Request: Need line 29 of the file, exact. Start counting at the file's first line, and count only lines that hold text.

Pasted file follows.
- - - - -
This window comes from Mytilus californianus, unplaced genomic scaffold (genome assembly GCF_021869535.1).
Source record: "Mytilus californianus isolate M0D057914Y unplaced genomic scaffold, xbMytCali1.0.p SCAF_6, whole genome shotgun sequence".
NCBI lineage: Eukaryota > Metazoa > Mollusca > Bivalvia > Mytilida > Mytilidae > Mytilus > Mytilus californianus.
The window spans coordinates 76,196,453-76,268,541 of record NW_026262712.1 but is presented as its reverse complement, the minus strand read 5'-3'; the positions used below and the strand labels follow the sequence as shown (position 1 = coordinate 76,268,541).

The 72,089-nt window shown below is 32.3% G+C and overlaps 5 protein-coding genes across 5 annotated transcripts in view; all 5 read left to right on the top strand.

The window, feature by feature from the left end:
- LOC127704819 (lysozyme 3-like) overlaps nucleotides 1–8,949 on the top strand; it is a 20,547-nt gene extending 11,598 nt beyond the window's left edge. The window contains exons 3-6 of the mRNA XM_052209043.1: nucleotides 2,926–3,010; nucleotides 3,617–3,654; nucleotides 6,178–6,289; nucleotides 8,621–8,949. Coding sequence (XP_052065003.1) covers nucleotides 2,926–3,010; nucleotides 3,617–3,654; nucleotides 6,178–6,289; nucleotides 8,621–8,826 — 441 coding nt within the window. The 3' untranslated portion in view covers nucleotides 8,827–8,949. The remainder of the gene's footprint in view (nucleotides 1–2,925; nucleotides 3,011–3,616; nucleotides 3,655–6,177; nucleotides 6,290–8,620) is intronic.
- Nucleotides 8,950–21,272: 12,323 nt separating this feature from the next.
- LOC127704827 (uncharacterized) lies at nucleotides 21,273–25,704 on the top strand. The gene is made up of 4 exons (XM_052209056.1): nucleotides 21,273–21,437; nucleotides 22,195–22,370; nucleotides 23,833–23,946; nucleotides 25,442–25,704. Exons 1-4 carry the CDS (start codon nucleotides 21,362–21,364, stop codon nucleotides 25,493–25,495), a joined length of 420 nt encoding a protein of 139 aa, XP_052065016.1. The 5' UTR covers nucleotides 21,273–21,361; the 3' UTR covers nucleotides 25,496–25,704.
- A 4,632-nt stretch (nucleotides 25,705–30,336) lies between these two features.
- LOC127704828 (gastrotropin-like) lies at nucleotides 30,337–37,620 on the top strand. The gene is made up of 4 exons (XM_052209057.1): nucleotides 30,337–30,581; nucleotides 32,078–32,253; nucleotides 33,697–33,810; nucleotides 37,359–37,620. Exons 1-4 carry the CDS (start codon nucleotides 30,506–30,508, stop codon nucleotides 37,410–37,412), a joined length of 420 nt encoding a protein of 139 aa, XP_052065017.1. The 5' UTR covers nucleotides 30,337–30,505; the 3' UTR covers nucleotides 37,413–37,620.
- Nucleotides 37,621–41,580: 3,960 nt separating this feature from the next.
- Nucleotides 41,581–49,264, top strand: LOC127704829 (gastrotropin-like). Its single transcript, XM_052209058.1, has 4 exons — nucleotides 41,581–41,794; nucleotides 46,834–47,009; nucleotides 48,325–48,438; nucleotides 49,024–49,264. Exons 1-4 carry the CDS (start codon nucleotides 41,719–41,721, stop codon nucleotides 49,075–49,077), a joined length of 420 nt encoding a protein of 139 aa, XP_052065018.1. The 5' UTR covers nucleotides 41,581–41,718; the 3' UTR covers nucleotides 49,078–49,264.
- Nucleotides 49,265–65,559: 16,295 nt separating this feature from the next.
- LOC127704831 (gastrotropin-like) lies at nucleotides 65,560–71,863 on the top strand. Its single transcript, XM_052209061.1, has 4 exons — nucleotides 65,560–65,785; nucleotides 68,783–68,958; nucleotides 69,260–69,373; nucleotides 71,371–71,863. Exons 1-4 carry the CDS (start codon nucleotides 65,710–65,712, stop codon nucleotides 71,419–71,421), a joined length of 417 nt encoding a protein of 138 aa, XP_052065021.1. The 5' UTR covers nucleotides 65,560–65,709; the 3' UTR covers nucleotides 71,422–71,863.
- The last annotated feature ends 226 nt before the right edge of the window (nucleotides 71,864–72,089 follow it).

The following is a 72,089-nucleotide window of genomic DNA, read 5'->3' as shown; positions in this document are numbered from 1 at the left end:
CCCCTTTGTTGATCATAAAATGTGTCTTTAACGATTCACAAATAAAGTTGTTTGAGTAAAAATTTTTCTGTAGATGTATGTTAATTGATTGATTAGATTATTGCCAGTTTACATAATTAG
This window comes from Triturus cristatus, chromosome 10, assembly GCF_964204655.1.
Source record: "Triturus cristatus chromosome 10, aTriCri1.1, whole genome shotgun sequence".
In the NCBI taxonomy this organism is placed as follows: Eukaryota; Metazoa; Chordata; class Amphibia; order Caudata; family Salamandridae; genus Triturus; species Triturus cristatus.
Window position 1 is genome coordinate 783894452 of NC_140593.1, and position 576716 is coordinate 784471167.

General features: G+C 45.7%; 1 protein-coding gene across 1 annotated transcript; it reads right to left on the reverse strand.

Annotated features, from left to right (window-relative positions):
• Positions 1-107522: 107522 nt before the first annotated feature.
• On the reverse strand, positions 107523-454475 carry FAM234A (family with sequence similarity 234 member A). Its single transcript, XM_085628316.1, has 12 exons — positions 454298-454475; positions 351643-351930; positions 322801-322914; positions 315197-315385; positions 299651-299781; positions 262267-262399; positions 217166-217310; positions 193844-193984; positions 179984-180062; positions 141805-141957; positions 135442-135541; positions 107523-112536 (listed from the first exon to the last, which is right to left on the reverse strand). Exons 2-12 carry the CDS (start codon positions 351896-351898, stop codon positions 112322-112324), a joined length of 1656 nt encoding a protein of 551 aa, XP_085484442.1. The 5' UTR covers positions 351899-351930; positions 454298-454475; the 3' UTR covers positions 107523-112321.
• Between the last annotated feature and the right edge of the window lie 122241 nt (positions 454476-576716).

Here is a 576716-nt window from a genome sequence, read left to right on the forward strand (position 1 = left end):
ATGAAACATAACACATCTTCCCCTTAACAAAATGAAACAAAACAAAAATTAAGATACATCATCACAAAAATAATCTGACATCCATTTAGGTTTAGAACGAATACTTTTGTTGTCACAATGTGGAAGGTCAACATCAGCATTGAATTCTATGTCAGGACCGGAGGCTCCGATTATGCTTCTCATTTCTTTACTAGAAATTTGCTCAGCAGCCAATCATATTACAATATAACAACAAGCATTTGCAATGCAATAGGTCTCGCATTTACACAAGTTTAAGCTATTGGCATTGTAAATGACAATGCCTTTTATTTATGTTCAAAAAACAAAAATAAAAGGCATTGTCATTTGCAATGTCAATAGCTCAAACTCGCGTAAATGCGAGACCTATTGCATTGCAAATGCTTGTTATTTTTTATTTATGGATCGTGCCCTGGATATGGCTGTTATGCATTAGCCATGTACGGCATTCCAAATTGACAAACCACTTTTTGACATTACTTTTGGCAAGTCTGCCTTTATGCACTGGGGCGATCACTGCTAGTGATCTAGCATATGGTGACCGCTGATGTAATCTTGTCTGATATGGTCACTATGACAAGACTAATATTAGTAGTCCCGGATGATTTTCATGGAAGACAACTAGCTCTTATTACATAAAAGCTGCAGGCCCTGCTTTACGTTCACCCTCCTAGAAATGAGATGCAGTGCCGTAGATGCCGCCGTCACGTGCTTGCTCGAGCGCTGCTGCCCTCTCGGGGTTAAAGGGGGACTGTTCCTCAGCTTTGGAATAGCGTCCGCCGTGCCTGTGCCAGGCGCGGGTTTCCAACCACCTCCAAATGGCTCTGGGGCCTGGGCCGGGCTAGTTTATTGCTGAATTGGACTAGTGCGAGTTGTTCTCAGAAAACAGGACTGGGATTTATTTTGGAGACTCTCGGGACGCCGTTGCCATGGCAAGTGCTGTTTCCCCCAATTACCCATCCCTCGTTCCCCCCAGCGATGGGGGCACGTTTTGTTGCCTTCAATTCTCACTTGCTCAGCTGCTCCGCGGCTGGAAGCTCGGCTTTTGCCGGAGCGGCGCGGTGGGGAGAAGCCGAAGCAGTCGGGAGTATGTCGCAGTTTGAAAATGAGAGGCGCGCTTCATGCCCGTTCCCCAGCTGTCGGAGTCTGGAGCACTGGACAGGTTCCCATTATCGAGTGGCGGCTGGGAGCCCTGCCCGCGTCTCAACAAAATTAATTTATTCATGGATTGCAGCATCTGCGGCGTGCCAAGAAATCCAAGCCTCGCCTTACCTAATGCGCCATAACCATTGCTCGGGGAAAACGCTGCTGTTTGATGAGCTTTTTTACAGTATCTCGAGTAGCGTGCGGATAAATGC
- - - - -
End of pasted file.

ATGAAACATAACACATCTTCCCCTTAACAAAATGAAACAAAACAAAAATTAAGATACATCATCACAAAAATAATCTGACATCCATTTAGGTTTAGAACGAATACTTTTGTTGTCACAATGTGGAAGGTCAACATCAGCATTGAATTCTATGTCAGGACCGGAGGCTCCGATTATGCTTCTCATTTCTTTACTAGAAATTTGCTCAGCAGCCAATCATATTACAATATAACAACAAGCATTTGCAATGCAATAGGTCTCGCATTTACACAAGTTTAAGCTATTGGCATTGTAAATGACAATGCCTTTTATTTATGTTCAAAAAACAAAAATAAAAGGCATTGTCATTTGCAATGTCAATAGCTCAAACTCGCGTAAATGCGAGACCTATTGCATTGCAAATGCTTGTTATTTTTTATTTATGGATCGTGCCCTGGATATGGCTGTTATGCATTAGCCATGTACGGCATTCCAAATTGACAAACCACTTTTTGACATTACTTTTGGCAAGTCTGCCTTTATGCACTGGGGCGATCACTGCTAGTGATCTAGCATATGGTGACCGCTGATGTAATCTTGTCTGATATGGTCACTATGACAAGACTAATATTAGTAGTCCCGGATGATTTTCATGGAAGACAACTAGCTCTTATTACATAAAAGCTGCAGGCCCTGCTTTACGTTCACCCTCCTAGAAATGAGATGCAGTGCCGTAGATGCCGCCGTCACGTGCTTGCTCGAGCGCTGCTGCCCTCTCGGGGTTAAAGGGGGACTGTTCCTCAGCTTTGGAATAGCGTCCGCCGTGCCTGTGCCAGGCGCGGGTTTCCAACCACCTCCAAATGGCTCTGGGGCCTGGGCCGGGCTAGTTTATTGCTGAATTGGACTAGTGCGAGTTGTTCTCAGAAAACAGGACTGGGATTTATTTTGGAGACTCTCGGGACGCCGTTGCCATGGCAAGTGCTGTTTCCCCCAATTACCCATCCCTCGTTCCCCCCAGCGATGGGGGCACGTTTTGTTGCCTTCAATTCTCACTTGCTCAGCTGCTCCGCGGCTGGAAGCTCGGCTTTTGCCGGAGCGGCGCGGTGGGGAGAAGCCGAAGCAGTCGGGAGTATGTCGCAGTTTGAAAATGAGAGGCGCGCTTCATGCCCGTTCCCCAGCTGTCGGAGTCTGGAGCACTGGACAGGTTCCCATTATCGAGTGGCGGCTGGGAGCCCTGCCCGCGTCTCAACAAAATTAATTTATTCATGGATTGCAGCATCTGCGGCGTGCCAAGAAATCCAAGCCTCGCCTTACCTAATGCGCCATAACCATTGCTCGGGGAAAACGCTGCTGTTTGATGAGCTTTTTTACAGTATCTCGAGTAGCGTGCGGATAAATGC